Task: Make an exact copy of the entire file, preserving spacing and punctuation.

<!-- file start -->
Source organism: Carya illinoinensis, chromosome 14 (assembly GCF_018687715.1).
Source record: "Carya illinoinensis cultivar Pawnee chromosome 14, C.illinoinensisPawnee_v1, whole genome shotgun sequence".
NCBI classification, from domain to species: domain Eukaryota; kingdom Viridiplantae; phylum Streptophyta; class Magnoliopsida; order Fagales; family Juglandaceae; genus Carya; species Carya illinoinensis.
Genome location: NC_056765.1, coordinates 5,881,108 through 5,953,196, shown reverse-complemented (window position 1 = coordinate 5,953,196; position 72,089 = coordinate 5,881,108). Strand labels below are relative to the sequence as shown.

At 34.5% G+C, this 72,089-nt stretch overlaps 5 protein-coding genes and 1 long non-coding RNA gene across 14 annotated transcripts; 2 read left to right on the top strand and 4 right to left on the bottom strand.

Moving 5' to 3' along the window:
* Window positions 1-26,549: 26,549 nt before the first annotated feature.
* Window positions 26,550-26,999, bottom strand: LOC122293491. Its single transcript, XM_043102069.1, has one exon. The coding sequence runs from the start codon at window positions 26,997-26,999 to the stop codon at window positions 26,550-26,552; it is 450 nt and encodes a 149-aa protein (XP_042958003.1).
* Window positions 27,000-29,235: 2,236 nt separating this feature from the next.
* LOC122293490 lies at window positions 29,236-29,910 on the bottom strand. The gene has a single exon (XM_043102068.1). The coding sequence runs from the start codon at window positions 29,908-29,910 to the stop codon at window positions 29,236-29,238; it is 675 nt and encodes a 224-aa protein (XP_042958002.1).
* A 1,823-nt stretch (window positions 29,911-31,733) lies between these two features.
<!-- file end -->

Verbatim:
Source organism: Carya illinoinensis, chromosome 14 (assembly GCF_018687715.1).
Source record: "Carya illinoinensis cultivar Pawnee chromosome 14, C.illinoinensisPawnee_v1, whole genome shotgun sequence".
NCBI classification, from domain to species: domain Eukaryota; kingdom Viridiplantae; phylum Streptophyta; class Magnoliopsida; order Fagales; family Juglandaceae; genus Carya; species Carya illinoinensis.
Genome location: NC_056765.1, coordinates 5,881,108 through 5,953,196, shown reverse-complemented (window position 1 = coordinate 5,953,196; position 72,089 = coordinate 5,881,108). Strand labels below are relative to the sequence as shown.

At 34.5% G+C, this 72,089-nt stretch overlaps 5 protein-coding genes and 1 long non-coding RNA gene across 14 annotated transcripts; 2 read left to right on the top strand and 4 right to left on the bottom strand.

Moving 5' to 3' along the window:
* Window positions 1-26,549: 26,549 nt before the first annotated feature.
* Window positions 26,550-26,999, bottom strand: LOC122293491. Its single transcript, XM_043102069.1, has one exon. The coding sequence runs from the start codon at window positions 26,997-26,999 to the stop codon at window positions 26,550-26,552; it is 450 nt and encodes a 149-aa protein (XP_042958003.1).
* Window positions 27,000-29,235: 2,236 nt separating this feature from the next.
* LOC122293490 lies at window positions 29,236-29,910 on the bottom strand. The gene has a single exon (XM_043102068.1). The coding sequence runs from the start codon at window positions 29,908-29,910 to the stop codon at window positions 29,236-29,238; it is 675 nt and encodes a 224-aa protein (XP_042958002.1).
* A 1,823-nt stretch (window positions 29,911-31,733) lies between these two features.